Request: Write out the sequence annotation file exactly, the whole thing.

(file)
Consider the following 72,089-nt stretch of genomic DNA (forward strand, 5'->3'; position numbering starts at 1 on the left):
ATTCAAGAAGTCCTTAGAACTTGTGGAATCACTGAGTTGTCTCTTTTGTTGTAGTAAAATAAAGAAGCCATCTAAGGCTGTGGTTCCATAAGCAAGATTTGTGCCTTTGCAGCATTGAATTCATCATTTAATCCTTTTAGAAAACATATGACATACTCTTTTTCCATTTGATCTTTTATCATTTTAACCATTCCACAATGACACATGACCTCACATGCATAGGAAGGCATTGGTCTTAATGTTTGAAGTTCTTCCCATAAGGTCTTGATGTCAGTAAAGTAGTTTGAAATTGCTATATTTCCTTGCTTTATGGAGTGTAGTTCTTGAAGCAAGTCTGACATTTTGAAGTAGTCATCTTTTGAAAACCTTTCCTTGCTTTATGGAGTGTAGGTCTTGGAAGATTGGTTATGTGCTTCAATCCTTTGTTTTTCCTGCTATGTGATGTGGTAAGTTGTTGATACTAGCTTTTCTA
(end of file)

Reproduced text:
Consider the following 72,089-nt stretch of genomic DNA (forward strand, 5'->3'; position numbering starts at 1 on the left):
ATTCAAGAAGTCCTTAGAACTTGTGGAATCACTGAGTTGTCTCTTTTGTTGTAGTAAAATAAAGAAGCCATCTAAGGCTGTGGTTCCATAAGCAAGATTTGTGCCTTTGCAGCATTGAATTCATCATTTAATCCTTTTAGAAAACATATGACATACTCTTTTTCCATTTGATCTTTTATCATTTTAACCATTCCACAATGACACATGACCTCACATGCATAGGAAGGCATTGGTCTTAATGTTTGAAGTTCTTCCCATAAGGTCTTGATGTCAGTAAAGTAGTTTGAAATTGCTATATTTCCTTGCTTTATGGAGTGTAGTTCTTGAAGCAAGTCTGACATTTTGAAGTAGTCATCTTTTGAAAACCTTTCCTTGCTTTATGGAGTGTAGGTCTTGGAAGATTGGTTATGTGCTTCAATCCTTTGTTTTTCCTGCTATGTGATGTGGTAAGTTGTTGATACTAGCTTTTCTA